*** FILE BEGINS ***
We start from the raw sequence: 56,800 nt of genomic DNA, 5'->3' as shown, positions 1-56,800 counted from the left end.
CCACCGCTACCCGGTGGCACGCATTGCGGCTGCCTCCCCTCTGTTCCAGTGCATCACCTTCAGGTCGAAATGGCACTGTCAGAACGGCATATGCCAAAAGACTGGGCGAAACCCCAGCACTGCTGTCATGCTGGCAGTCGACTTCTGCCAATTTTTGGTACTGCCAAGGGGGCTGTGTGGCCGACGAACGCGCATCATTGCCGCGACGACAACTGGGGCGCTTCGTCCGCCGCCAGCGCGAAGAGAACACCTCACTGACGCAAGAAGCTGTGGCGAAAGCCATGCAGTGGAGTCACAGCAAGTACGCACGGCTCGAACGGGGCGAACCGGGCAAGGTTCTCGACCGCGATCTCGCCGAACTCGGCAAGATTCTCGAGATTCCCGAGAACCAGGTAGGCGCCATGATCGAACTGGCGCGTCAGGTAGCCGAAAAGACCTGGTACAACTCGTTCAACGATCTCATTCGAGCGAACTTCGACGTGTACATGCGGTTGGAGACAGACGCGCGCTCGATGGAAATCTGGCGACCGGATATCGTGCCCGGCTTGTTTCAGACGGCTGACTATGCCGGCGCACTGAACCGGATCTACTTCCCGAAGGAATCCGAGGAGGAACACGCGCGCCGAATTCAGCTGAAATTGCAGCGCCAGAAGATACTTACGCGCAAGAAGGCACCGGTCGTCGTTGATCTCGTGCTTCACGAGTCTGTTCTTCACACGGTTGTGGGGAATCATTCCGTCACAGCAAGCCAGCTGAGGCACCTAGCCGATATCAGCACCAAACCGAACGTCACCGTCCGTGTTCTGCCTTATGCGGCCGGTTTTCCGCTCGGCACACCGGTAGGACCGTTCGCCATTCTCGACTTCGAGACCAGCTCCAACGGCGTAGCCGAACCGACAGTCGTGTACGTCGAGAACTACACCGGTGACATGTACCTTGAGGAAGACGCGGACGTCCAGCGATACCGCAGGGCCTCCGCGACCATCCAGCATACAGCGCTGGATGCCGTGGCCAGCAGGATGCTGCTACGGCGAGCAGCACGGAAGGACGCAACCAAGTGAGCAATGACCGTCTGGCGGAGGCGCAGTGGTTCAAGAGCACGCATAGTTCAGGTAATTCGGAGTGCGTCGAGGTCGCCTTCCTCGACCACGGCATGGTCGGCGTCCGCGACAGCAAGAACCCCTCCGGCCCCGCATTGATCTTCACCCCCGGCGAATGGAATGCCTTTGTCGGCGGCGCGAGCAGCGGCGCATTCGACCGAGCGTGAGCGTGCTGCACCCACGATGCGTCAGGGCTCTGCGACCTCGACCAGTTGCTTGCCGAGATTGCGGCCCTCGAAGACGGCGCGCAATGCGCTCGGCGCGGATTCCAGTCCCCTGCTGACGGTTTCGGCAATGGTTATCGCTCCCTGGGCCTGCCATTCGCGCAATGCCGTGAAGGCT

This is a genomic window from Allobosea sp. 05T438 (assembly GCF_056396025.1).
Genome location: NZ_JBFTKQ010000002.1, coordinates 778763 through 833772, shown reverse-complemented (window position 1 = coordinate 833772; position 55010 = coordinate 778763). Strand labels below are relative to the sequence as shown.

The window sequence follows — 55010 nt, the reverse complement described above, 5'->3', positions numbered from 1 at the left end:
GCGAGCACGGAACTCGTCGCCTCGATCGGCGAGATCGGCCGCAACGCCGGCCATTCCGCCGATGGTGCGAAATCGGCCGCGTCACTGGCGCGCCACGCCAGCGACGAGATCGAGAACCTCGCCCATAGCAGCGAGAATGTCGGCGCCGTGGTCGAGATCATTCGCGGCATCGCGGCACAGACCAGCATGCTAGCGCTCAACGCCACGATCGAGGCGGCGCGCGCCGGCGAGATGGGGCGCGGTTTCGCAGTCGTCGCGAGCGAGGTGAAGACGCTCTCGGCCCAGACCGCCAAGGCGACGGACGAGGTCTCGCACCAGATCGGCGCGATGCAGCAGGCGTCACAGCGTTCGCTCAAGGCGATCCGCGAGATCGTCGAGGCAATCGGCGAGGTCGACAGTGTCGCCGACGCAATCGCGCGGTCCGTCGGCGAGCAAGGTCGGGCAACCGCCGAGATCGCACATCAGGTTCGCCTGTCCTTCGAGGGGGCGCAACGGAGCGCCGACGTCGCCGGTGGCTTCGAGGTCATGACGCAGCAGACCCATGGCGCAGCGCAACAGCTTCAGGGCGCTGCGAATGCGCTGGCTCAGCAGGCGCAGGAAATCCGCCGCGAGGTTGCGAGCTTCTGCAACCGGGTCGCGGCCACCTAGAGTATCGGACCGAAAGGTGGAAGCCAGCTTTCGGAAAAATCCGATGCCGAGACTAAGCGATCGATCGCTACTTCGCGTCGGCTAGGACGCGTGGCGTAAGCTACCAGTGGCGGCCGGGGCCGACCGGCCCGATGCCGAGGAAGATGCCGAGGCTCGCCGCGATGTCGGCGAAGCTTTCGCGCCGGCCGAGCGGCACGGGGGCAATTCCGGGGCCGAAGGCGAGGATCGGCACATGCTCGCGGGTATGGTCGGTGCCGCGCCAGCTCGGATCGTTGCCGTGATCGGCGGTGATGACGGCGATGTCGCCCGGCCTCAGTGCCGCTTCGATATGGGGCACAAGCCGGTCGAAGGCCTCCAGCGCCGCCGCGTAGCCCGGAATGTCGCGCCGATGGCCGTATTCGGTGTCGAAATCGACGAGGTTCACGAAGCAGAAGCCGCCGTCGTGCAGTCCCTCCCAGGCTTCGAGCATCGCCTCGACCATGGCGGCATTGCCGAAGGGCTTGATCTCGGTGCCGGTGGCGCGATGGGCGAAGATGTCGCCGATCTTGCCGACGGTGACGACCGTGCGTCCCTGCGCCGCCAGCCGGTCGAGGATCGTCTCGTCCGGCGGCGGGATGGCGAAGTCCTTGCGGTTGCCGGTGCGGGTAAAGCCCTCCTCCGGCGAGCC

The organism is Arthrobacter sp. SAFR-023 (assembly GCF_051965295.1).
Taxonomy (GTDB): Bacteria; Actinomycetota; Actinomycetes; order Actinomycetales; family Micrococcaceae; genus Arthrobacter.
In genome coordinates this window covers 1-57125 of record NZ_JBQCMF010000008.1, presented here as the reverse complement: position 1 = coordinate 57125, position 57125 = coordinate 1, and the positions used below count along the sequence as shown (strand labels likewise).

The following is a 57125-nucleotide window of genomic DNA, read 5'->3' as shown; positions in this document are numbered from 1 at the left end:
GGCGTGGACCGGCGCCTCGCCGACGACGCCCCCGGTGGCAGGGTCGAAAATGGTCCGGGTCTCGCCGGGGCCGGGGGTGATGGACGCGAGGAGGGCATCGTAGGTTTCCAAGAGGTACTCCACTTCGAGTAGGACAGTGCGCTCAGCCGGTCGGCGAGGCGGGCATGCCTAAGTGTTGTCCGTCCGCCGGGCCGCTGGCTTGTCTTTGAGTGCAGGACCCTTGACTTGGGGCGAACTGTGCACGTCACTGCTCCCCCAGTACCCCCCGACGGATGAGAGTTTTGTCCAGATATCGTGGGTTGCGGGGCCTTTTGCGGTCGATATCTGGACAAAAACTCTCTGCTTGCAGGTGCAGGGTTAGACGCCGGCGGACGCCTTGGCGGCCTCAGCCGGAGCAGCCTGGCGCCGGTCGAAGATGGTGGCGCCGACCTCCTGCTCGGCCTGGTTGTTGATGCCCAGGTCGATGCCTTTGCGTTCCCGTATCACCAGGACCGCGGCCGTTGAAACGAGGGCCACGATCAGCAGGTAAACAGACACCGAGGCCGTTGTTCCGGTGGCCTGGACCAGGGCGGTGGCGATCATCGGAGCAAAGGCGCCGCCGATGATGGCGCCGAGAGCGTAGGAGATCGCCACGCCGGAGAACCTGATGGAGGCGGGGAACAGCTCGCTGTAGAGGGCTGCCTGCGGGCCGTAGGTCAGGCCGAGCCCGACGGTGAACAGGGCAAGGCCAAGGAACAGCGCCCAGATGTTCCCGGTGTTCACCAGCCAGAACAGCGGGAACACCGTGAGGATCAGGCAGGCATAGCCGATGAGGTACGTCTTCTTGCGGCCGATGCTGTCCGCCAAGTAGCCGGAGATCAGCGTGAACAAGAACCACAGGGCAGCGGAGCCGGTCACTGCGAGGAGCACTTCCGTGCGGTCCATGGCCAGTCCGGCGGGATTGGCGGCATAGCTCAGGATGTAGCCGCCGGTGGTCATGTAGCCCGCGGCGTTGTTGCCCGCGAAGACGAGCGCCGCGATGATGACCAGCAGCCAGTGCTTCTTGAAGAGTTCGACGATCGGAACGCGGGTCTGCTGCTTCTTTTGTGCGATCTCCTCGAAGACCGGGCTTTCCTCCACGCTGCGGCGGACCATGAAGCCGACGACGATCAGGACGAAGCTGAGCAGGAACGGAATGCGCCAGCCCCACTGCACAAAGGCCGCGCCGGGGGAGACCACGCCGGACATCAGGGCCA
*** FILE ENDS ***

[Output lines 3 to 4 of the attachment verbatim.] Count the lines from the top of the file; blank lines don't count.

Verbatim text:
This is a genomic window from Allobosea sp. 05T438 (assembly GCF_056396025.1).
Genome location: NZ_JBFTKQ010000002.1, coordinates 778763 through 833772, shown reverse-complemented (window position 1 = coordinate 833772; position 55010 = coordinate 778763). Strand labels below are relative to the sequence as shown.